While electrical resistance heating can no longer provide the bulk of your hot water it can be used to supplement supply in areas that are not used often, or where smaller quantities of water are used or in the South African Context where you don’t mind a cold shower. (South Africa experienced power shortages in recent years resulting in planned power outages cleverly marketed as ‘load shedding’).
Standard electric geyser on a timer could be installed in a guest suite that is occupied from time to time. However, in a new dwelling, this cannot supply more than 50% of the hot water required by the household as per the ‘design population’ of the dwelling as set out by SANS10400 XA.
Side note: Eskom’s design population quota is 50 liters of hot water per person per day, the building regulations require 80- 115 liters per person per day, and assume a design population at 2 persons per bedroom, for a domestic dwelling.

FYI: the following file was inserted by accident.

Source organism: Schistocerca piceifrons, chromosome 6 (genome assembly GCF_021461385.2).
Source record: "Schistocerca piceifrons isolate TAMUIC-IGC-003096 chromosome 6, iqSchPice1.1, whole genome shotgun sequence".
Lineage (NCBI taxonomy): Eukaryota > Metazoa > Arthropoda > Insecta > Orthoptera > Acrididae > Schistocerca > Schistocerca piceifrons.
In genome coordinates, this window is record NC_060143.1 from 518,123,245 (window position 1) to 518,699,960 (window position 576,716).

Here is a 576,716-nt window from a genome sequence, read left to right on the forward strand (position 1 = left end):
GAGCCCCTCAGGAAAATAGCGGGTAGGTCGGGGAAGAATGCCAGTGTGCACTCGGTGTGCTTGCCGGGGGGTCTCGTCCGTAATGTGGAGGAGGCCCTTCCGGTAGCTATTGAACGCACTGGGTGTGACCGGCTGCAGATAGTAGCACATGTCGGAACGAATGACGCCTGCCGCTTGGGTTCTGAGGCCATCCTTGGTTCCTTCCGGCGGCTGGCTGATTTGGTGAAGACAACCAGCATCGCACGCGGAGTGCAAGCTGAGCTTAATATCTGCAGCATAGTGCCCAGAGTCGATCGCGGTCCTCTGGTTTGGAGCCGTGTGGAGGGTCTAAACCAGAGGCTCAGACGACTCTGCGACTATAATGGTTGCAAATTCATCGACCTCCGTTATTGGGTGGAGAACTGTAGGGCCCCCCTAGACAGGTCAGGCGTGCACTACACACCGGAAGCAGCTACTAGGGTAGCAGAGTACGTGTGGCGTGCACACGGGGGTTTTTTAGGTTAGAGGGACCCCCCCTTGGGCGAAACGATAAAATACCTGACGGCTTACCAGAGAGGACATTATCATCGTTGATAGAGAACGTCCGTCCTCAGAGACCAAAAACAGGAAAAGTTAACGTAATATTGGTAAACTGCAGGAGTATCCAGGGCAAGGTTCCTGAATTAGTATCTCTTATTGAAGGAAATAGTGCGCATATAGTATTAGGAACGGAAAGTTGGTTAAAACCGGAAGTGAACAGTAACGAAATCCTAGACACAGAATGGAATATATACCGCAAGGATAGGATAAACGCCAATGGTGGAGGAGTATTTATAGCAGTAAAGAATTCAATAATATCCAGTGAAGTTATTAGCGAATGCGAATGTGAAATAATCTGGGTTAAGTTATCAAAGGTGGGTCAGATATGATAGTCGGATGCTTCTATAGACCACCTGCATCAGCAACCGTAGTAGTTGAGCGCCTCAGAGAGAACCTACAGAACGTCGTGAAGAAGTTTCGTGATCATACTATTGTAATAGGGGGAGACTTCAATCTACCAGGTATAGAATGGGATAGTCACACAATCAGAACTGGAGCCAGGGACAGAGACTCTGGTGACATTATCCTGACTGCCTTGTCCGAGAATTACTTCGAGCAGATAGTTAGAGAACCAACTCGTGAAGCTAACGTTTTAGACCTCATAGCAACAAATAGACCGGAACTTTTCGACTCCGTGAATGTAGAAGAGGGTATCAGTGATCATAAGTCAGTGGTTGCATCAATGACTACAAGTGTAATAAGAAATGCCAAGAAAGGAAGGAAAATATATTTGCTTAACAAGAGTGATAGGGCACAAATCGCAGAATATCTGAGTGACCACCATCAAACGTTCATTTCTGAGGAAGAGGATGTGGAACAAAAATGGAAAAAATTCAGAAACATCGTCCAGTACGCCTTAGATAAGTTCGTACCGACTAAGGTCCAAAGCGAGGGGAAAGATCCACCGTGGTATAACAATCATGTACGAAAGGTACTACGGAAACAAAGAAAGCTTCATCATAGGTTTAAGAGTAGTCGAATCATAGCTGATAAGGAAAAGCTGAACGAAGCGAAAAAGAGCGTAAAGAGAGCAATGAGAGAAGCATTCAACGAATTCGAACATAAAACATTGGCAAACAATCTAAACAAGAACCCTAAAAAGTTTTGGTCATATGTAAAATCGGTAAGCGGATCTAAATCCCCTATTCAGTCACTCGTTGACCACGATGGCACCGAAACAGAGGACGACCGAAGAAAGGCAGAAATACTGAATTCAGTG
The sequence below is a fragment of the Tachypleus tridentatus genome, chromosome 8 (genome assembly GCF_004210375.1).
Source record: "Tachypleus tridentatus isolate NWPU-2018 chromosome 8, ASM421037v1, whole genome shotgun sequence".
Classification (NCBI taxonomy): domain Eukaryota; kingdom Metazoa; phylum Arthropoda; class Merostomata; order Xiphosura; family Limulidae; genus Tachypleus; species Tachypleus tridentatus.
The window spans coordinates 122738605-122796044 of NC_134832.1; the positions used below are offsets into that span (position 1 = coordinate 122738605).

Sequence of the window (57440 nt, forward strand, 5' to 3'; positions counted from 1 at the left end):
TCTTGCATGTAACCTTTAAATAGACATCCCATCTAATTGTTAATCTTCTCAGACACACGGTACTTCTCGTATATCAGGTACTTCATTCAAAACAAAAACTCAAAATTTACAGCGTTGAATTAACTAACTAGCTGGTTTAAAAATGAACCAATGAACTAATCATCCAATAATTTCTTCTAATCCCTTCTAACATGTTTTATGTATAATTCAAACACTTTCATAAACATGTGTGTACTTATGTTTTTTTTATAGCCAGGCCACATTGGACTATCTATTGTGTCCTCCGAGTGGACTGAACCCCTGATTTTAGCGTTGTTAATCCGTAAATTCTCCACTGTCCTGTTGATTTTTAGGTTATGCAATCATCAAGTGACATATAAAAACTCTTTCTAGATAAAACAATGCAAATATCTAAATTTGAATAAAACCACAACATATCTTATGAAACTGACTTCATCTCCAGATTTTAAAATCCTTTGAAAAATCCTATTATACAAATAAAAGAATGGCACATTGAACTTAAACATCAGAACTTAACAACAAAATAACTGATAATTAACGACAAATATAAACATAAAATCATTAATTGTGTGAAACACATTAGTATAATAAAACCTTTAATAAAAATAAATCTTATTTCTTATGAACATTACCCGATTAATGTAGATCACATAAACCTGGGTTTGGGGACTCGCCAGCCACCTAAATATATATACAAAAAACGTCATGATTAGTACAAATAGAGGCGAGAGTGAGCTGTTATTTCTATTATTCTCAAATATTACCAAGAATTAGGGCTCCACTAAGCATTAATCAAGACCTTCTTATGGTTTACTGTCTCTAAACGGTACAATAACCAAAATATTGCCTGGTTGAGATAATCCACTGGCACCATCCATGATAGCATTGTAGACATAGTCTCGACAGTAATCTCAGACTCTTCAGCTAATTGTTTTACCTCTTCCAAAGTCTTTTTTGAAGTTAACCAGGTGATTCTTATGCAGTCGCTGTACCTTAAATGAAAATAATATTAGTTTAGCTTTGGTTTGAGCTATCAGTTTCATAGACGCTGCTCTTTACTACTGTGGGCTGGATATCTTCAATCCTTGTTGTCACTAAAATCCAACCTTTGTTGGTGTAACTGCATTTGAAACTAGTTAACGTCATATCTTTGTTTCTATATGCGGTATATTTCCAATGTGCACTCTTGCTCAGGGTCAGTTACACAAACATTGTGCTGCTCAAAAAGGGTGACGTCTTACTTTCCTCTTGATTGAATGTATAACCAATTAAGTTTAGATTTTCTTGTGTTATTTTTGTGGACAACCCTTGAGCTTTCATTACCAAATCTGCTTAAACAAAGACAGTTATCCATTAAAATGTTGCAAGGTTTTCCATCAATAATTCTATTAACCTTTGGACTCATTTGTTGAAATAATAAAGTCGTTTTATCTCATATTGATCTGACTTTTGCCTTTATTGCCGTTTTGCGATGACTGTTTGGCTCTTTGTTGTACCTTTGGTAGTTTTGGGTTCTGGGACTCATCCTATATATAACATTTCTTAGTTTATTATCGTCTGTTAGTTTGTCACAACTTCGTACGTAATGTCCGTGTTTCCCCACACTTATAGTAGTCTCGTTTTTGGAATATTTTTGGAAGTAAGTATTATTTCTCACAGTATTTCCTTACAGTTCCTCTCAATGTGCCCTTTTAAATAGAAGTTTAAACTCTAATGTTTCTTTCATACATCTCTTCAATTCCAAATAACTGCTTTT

Instantaneous electric geysers are now available locally and are ideal for water sources that get used intermittently. They work the same as instantaneous gas geysers in that that heat water instantaneously, as required and do not have a storage tank. They do however use large volumes of electricity when in use, but are ideal for guest suites or bathrooms and applications that are not used daily.
Under counter electric
Under counter electrical geysers may be useful when a guest toilet or outside area prep bowl is far from the main water heating source and a small amount of hot water is required. They hold small quantities of water; therefore they do not use huge amounts of energy to heat the water.
This post is a part of the ‘in hot water ‘series and should not be read in isolation.
Please see my conclusion on this issue of water heating.